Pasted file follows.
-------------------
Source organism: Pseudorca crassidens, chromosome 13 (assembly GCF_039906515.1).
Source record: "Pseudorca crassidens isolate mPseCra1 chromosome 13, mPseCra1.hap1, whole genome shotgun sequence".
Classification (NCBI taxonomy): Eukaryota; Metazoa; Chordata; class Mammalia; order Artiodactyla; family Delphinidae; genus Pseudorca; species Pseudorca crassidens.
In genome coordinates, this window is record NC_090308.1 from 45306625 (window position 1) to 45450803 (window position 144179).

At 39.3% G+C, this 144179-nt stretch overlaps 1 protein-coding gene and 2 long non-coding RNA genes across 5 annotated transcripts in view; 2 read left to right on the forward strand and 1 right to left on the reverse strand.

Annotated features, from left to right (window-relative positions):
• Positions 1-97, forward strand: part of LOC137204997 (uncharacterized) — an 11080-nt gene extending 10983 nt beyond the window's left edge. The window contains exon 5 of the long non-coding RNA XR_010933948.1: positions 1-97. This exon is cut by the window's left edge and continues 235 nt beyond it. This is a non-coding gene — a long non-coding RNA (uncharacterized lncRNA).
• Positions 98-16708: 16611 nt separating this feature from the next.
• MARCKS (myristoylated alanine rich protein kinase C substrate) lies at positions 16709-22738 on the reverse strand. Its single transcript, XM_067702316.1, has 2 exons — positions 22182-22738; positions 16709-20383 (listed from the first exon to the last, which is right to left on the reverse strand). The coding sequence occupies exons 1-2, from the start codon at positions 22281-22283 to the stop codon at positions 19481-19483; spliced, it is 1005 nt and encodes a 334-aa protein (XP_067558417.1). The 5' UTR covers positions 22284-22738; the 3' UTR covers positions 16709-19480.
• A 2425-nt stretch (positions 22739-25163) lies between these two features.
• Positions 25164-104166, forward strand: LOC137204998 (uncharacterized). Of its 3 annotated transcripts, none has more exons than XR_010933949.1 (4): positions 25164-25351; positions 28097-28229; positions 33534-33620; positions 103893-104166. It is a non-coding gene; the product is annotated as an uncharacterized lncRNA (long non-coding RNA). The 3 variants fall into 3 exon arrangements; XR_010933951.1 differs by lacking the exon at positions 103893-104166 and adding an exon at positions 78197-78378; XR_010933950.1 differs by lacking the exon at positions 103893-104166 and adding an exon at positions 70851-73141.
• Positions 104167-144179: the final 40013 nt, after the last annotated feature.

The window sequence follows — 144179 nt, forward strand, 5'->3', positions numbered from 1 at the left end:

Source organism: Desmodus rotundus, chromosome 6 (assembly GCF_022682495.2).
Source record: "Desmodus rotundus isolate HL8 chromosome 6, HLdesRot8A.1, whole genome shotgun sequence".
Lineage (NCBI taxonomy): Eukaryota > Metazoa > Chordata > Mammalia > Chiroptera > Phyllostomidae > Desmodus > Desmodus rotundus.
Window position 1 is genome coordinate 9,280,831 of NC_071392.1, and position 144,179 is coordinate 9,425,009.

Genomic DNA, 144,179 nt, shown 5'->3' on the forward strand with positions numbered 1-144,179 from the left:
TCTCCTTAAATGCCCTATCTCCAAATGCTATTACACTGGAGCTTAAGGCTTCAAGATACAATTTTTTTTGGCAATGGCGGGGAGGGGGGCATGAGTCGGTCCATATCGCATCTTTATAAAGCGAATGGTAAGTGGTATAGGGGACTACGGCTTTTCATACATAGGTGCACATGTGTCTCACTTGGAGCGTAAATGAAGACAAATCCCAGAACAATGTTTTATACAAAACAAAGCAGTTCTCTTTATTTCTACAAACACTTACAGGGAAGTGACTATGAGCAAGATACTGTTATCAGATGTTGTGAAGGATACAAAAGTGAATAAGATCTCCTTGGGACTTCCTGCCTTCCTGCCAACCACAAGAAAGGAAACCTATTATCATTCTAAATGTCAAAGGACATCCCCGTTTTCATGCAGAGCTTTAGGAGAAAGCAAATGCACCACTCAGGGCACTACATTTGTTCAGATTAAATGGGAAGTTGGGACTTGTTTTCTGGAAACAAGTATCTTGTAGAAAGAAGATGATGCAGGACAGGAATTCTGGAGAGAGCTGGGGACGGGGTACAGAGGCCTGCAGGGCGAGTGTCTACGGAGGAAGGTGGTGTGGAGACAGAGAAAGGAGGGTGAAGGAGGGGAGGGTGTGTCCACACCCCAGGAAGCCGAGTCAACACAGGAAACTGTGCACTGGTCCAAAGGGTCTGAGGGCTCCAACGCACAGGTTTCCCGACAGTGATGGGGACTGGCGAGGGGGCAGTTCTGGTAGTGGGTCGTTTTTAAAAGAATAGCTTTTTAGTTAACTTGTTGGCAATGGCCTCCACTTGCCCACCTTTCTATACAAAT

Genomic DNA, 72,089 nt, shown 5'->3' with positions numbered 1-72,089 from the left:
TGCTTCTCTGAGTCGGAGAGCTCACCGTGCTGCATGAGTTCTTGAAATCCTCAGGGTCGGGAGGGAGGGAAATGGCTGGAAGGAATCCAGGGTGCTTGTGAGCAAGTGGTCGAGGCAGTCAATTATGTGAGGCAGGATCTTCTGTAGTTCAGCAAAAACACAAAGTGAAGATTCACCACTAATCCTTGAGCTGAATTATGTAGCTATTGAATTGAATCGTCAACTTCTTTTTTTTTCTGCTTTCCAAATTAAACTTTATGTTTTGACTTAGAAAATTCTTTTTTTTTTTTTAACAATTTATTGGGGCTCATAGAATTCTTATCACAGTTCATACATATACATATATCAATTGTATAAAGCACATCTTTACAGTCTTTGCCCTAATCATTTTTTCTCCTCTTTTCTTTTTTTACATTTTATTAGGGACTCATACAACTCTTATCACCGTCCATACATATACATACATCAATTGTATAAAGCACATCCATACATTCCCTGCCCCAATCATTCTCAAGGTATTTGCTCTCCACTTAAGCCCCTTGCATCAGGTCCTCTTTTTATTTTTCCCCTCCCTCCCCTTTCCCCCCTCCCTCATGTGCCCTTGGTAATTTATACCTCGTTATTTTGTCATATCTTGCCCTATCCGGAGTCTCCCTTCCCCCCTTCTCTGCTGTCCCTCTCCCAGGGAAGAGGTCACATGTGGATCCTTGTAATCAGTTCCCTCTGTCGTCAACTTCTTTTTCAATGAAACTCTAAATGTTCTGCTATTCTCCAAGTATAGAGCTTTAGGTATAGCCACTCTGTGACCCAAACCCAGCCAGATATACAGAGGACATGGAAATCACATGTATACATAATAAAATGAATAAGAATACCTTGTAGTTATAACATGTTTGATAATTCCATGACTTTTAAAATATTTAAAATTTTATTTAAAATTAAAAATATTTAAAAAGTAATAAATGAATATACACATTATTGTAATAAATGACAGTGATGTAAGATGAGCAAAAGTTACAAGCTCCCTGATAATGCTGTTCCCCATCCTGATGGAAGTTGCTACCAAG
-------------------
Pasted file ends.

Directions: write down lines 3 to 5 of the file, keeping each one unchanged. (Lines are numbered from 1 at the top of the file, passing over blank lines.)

Classification (NCBI taxonomy): Eukaryota; Metazoa; Chordata; class Mammalia; order Artiodactyla; family Delphinidae; genus Pseudorca; species Pseudorca crassidens.
In genome coordinates, this window is record NC_090308.1 from 45306625 (window position 1) to 45450803 (window position 144179).

At 39.3% G+C, this 144179-nt stretch overlaps 1 protein-coding gene and 2 long non-coding RNA genes across 5 annotated transcripts in view; 2 read left to right on the forward strand and 1 right to left on the reverse strand.